The third conclusion from our research was that firms should train lawyers and staff to use the codes.
Whatever system is used, many experts have written about the problem of accuracy. Keith Lipman is the president of Prosperoware, a legal technology firm that created Umbria, one of the best known legal process management software packages. In a 2015 blog post entitled “The Task Code Conundrum” he wrote:
The problem with all these codes is that a significant number of lawyers don’t use them accurately. Anecdotally, I’ve been told on many occasions that 60 to 80% of time entries have inaccurate codes.
Ken Grady, one of the most widely quoted experts in LPM, has worked both in-house, as the general counsel at Wolverine, and on the law firm side, where he currently holds the position of Lean Law Evangelist at Seyfarth Shaw. He is unenthusiastic about task codes, in part because:
Self-reported data, especially when it involves things like measuring time spent on tasks, is notoriously unreliable…. We have to make sure each timekeeper is well-trained in how to apply the codes to work.
Similarly, several of the experts we interviewed described problems of inaccurate coding, including these eye opening examples:
I did an analysis of a certain type of litigation, where partners thought that analyzing the task codes would be very helpful. Instead, I showed the partners that the L100 codes, which are supposed to be used for trial preparation, were used during the week of trial…. The lawyers explained that secretaries at the firm picked the task codes…. I told the partners in a different matter that it was just not possible for a case to have the amount of effort in a particular category that the task codes indicated. They said that when the secretaries reach some pre-assigned limits for the amount of time in a particular code, they just stop using that code and start using another code. If a secretary knows that, say, the L330 code will always be fine to be used, he or she will just keep using it. They just dump time there. That makes the results really inconsistent.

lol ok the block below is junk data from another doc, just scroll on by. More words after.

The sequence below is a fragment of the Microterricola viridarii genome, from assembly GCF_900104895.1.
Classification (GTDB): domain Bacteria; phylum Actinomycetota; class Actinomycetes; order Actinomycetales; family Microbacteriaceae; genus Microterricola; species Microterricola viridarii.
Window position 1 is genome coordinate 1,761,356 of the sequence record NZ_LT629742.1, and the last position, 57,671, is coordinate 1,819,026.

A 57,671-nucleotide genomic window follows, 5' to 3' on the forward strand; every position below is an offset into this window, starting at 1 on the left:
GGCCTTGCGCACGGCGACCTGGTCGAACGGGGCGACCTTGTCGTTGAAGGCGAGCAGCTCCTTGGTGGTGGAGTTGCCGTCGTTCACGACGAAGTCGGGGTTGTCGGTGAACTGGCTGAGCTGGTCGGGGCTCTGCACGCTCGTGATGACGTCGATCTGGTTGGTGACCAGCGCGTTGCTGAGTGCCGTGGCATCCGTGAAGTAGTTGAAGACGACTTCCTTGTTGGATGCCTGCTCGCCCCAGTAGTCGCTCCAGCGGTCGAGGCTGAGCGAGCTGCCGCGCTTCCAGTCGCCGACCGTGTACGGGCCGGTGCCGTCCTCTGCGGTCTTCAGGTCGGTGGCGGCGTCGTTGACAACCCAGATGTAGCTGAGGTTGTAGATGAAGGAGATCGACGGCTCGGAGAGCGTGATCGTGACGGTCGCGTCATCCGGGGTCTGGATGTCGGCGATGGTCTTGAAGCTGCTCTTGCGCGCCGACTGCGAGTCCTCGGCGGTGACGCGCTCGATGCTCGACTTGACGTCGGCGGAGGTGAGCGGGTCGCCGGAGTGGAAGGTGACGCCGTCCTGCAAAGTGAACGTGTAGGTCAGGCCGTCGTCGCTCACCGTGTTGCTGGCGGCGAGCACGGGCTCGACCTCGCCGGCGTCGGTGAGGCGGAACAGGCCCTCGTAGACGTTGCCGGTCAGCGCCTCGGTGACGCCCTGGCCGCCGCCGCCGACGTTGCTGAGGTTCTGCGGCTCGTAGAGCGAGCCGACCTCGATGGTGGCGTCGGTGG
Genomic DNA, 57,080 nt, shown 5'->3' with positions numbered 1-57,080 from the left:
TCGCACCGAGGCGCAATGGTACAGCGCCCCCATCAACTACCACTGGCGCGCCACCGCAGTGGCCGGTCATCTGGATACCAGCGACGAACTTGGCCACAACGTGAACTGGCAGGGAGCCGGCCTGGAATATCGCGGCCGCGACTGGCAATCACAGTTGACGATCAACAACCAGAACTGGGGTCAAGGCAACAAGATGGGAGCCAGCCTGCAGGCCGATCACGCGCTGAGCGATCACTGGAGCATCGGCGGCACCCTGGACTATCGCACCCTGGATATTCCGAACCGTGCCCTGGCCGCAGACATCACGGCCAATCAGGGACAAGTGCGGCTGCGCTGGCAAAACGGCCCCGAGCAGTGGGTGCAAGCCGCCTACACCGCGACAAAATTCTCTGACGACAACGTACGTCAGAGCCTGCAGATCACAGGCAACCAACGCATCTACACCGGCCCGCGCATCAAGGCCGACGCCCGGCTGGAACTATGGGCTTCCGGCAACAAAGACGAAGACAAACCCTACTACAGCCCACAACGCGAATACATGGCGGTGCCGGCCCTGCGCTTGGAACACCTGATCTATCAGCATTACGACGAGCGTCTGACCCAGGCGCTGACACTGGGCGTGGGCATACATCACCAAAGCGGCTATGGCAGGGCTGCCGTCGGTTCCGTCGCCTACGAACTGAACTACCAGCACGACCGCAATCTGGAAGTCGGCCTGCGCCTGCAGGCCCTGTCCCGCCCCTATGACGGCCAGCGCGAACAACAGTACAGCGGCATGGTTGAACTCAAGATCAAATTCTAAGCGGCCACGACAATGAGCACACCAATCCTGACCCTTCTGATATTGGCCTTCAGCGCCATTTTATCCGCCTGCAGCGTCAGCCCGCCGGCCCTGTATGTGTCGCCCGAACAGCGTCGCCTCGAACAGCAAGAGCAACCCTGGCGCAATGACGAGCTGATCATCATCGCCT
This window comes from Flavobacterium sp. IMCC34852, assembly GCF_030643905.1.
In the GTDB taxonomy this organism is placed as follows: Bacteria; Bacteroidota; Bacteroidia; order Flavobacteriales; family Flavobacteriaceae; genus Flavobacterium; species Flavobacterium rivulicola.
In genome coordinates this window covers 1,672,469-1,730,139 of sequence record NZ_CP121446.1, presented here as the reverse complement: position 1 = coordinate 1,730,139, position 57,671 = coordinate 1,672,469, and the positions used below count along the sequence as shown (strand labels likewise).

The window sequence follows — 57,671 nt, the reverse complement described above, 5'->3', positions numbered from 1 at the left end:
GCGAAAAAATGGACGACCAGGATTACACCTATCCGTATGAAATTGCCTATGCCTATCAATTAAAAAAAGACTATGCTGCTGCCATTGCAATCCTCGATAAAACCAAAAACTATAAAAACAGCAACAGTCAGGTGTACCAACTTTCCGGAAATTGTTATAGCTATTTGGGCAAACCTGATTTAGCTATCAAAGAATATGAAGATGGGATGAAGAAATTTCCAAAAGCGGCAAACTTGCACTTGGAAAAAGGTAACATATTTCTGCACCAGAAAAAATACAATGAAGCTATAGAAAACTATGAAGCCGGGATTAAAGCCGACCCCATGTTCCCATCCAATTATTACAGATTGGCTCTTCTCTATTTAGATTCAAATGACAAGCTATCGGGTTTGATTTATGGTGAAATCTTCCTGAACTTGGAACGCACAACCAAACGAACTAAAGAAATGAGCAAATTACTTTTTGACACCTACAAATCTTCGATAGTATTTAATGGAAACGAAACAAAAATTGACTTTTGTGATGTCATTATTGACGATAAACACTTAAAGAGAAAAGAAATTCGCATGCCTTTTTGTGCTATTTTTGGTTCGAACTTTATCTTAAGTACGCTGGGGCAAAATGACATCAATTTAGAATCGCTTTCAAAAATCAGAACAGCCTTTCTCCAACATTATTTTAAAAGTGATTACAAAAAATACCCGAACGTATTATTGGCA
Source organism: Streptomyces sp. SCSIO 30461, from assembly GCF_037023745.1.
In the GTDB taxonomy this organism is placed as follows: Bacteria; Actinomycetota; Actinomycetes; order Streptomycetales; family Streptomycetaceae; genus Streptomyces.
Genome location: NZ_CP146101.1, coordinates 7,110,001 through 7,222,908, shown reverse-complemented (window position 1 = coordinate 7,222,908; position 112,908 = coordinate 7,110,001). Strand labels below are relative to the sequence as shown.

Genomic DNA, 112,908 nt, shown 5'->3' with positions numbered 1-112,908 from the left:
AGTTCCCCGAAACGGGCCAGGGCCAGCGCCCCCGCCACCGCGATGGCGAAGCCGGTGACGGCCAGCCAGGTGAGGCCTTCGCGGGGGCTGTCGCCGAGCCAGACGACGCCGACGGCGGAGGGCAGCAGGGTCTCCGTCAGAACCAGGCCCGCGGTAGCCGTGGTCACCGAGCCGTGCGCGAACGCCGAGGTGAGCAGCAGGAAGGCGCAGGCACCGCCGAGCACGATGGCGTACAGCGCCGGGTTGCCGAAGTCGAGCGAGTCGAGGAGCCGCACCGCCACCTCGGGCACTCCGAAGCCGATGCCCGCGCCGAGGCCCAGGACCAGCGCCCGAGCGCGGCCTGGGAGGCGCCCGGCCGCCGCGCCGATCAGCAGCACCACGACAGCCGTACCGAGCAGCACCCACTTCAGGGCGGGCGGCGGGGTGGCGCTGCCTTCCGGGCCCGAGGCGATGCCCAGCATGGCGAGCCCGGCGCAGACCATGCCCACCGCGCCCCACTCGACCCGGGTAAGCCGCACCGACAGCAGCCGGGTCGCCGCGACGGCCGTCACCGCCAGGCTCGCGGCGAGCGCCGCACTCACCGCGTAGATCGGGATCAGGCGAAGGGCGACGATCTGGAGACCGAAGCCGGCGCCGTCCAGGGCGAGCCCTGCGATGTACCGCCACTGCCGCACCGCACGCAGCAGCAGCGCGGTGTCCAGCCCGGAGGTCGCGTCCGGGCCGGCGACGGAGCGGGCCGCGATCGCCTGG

Several of the people we interviewed, however, reported that accuracy can be increased if time is taken to train lawyers to use task or phase codes properly:
When we first started using task codes, we had problems with consistency. Five lawyers who attended the same meeting sometimes coded their time five different ways. That is not happening anymore, because now at the beginning of every project everyone involved discusses all the possible codes, to put everyone on the same page.
Different lawyers have widely different views of the application of the ABA task codes, so when they are used, we have to have meetings in advance to explain their use.
If it appears to my group that time is not entered correctly, we re-educate the lawyers on how to do it.
For present cases, lawyers can’t enter their time without task codes. If we see a sign of “garbage entries,” it is part of my job to hold discussions with the group involved to make sure that we get better data.